“Our generation loves intermodal access,” the twentysomething entrepreneur said, sketching a scenario of cyclists from across the state disembarking from the Amtrak station and exploring the city on two wheels.
“As someone who’s opened a shop, the perception is that that’s a vacuum of opportunity,” he added. “If you invest in a greenway, young people will say, ‘Now is the time to make a move and start new businesses.’”
A map produced by the Southwest Renewal Foundation envisions an unbroken pedestrian linkage crossing through the Pit from the transit hub and then splitting at a decommissioned concrete plant south of Russell Avenue. An easterly leg would pass Southside Recreation Center and Fairview Elementary and continue of to Goldston Park, while a westerly link would follow an old rail bed to the Belgian-owned Buzzispace furniture factory and on to Harvell Park before looping back around to meet the easterly leg. Additional spurs would connect Oak Hill Elementary in the west and Blair Park in the east.
Darr is quick to cite the public health and ecological benefits of greenways in her pitch to potential allies, but the theme to which she and Simmons repeated return is economic development. Councilwoman Judy Mendenhall, whose ward includes the southwest area, affirmed that from a political perspective economic development is the project’s strongest selling point.
When Darr and Simmons talk about the rich manufacturing history of the southwest area and the isolated pockets of current activity, it’s clear they see the greenway as a connective tissue that can help bring critical mass and provide the cohesion needed to restore the area’s economic vitality. Simmons in particular envisions young designers from Winston-Salem and Greensboro coming to High Point to meet international manufacturers and buyers.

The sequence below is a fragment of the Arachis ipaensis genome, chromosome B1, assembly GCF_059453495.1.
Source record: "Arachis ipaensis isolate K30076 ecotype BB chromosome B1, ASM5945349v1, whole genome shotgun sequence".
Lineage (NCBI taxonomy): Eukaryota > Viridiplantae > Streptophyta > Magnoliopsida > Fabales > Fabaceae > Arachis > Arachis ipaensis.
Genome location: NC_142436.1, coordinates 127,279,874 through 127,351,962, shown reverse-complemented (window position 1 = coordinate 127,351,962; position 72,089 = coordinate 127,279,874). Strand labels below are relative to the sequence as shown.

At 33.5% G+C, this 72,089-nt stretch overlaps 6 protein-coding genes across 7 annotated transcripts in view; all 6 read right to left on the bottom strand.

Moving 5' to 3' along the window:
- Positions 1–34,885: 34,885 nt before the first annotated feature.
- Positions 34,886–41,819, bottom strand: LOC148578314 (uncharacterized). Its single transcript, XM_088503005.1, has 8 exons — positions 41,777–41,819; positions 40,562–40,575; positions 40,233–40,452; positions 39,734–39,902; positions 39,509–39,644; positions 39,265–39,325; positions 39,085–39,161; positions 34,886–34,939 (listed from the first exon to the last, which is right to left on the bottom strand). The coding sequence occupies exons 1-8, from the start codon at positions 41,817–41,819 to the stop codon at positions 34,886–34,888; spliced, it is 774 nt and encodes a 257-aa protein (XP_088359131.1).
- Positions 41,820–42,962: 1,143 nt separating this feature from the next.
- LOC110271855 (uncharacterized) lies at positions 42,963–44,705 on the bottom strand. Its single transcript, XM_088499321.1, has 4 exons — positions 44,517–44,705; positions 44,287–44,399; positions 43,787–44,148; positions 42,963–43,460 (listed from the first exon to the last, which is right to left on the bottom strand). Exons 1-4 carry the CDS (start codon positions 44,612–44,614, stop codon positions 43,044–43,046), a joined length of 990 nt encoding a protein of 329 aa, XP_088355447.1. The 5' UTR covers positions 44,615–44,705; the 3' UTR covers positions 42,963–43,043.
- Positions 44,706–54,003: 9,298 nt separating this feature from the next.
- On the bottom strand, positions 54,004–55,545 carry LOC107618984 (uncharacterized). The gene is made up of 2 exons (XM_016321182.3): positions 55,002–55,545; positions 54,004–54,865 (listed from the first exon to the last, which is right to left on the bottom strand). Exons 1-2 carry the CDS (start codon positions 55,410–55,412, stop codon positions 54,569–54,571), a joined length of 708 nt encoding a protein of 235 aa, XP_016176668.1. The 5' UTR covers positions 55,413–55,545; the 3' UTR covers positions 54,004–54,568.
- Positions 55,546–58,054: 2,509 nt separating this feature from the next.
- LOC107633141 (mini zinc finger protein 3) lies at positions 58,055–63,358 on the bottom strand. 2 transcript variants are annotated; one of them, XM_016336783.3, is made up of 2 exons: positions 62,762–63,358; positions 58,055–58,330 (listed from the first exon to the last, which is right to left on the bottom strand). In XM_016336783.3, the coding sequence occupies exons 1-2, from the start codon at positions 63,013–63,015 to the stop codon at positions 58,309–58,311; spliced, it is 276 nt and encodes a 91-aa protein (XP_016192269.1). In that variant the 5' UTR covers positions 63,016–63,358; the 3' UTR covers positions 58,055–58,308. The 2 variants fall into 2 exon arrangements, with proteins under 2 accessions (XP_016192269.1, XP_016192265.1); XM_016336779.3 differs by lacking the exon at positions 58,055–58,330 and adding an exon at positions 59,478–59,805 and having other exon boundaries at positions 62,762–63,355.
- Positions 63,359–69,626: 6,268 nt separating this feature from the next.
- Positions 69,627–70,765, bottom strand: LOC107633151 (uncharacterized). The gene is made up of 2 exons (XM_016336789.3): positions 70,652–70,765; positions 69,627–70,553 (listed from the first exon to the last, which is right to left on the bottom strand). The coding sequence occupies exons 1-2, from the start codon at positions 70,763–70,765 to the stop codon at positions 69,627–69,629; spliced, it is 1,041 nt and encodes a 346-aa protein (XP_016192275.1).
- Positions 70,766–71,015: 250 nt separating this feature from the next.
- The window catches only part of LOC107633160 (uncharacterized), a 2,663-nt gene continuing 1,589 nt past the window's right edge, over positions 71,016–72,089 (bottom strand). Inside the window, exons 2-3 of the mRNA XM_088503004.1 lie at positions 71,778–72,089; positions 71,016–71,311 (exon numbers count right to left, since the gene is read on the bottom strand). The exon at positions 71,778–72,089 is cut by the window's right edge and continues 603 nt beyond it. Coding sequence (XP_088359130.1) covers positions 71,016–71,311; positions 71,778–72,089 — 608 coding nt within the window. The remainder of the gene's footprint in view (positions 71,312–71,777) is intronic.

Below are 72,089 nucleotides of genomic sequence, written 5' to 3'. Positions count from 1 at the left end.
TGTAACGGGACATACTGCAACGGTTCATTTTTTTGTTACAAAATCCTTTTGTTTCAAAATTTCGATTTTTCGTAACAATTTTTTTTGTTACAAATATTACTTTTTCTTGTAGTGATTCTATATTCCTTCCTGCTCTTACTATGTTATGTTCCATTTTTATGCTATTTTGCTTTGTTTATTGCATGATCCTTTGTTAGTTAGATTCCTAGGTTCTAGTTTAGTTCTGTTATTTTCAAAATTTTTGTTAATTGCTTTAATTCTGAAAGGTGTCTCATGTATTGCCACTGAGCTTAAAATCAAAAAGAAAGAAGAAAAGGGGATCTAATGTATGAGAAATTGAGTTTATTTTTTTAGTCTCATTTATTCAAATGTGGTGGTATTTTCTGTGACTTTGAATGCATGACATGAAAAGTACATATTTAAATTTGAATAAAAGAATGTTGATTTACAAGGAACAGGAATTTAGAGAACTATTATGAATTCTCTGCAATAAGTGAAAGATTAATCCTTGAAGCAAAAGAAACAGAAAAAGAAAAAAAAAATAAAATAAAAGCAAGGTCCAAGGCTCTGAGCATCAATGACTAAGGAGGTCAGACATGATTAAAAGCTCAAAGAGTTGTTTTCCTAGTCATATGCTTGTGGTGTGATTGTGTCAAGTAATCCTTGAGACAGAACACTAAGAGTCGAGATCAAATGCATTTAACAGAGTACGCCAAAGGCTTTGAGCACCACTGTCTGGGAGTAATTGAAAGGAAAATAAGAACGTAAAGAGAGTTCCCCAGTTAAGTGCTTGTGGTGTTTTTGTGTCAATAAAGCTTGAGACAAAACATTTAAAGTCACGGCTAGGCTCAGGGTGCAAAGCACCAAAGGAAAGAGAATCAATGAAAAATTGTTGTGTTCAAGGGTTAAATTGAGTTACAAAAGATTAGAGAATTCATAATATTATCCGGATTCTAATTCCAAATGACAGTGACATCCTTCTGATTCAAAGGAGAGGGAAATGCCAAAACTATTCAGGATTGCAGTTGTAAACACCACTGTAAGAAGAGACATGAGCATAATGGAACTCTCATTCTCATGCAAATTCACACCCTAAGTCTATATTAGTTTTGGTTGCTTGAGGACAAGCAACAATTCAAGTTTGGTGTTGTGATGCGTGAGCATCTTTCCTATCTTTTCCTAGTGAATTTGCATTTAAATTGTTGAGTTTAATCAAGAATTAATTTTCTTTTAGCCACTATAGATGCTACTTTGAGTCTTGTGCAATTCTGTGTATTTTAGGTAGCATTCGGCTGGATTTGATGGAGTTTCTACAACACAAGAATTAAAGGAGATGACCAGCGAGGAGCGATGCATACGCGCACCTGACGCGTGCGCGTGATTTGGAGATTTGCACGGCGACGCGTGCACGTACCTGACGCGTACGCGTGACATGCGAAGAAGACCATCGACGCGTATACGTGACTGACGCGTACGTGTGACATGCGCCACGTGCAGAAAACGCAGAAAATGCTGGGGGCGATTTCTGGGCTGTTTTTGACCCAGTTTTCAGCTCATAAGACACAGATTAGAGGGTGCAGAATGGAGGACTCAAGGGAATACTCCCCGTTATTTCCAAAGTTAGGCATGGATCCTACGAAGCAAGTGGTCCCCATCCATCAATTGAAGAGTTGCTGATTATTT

“High Point is more complicated than the Bible,” he is fond of saying.
A challenge for the few showrooms open year-round in the southwest area is that few visitors know about them because the vast majority are closed roughly 48 weeks out of the year, when the biannual market goes dark.
“Fifty to 75 people come here a week,” Simmons lamented as he gestured towards the Asian Loft showroom in the Market Square complex. “It should be 500.”
Driving down Green Drive, Darr gestured toward the shuttered Fli-Back Company factory, which “made those paddle balls with a ball attached to a paddle by a string that they shipped all over the world.” She pointed to the original location of Perley A. Thomas Car Works “that built the trolley car named Desire in New Orleans.” Reorganized as Thomas Built Buses, the company is now owned by the German automaker Daimler AG. It builds schoolbuses at a facility south of Business 85 and remains one of the city’s largest employers.
The Highland Cotton Mill, which closed in the 1970s, is now owned by Cisco Brothers, a California-based furniture manufacturer that sells its product to international buyers from High Point. The facility is surrounded by mill cottages that are selling for $10,000 to $20,000, according to Darr and Simmons.
“You could put one of them on your credit card,” Darr said.As the two community leaders and out-of-town consultants returned to the String & Splinter for a late lunch of salad greens, Storck sounded enthusiastic.
“There’s so much potential here,” she said. “It’s already happening.”